These ideas -- the perimeter of human knowledge, and the importance of being able to learn, relearn, change directions, and accept new information -- are the topic of psychologist Adam Grant's book Think Again: The Power of Knowing What You Don't Know.  In it, he explores not only how we are all riding around with blinders on, but how to take steps toward removing them, starting with not surrounding yourself with an echo chamber of like-minded people who might not even recognize that they have things wrong.  We should hold our own beliefs up to the light of scrutiny.  As Grant puts it, we should approach issues like scientists looking for the truth, not like a campaigning politician trying to convince an audience.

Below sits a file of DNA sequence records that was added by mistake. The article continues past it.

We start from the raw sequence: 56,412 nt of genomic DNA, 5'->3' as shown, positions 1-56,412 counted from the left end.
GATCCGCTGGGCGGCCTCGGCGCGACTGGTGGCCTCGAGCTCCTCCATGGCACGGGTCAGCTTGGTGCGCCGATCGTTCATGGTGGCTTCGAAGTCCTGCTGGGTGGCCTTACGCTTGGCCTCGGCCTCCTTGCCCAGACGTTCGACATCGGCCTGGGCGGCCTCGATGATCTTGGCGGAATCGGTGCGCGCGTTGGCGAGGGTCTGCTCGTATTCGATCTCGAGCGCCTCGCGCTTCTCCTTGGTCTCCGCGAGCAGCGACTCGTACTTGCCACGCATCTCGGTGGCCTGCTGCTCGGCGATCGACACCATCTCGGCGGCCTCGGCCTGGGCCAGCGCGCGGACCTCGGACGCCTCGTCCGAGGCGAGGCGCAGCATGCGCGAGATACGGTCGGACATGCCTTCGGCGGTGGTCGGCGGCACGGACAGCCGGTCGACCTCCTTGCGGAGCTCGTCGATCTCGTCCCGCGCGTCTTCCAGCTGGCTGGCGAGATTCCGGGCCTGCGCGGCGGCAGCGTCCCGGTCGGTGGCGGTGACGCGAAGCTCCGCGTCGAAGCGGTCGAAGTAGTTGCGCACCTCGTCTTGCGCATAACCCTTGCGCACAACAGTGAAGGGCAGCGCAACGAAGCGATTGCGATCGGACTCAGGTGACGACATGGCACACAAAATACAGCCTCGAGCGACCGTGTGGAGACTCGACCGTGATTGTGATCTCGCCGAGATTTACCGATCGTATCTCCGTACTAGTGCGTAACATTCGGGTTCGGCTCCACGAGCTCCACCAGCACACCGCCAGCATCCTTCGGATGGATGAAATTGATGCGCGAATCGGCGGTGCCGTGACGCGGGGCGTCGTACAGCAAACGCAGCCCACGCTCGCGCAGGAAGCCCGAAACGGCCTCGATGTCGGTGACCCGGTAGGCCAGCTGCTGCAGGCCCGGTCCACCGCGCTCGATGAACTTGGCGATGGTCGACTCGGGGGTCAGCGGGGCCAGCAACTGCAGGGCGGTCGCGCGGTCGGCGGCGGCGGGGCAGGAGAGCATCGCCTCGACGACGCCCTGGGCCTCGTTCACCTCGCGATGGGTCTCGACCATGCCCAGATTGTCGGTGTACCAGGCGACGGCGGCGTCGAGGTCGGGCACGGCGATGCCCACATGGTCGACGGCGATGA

It's a book that challenges us to move past our stance of "clearly I'm right about this" to the more reasoned approach of "let me see if the evidence supports this."  In this era of media spin, fake news, and propaganda, it's a critical message -- and Think Again should be on everyone's to-read list.

[Note: if you purchase this book using the image/link below, part of the proceeds goes to support Skeptophilia!]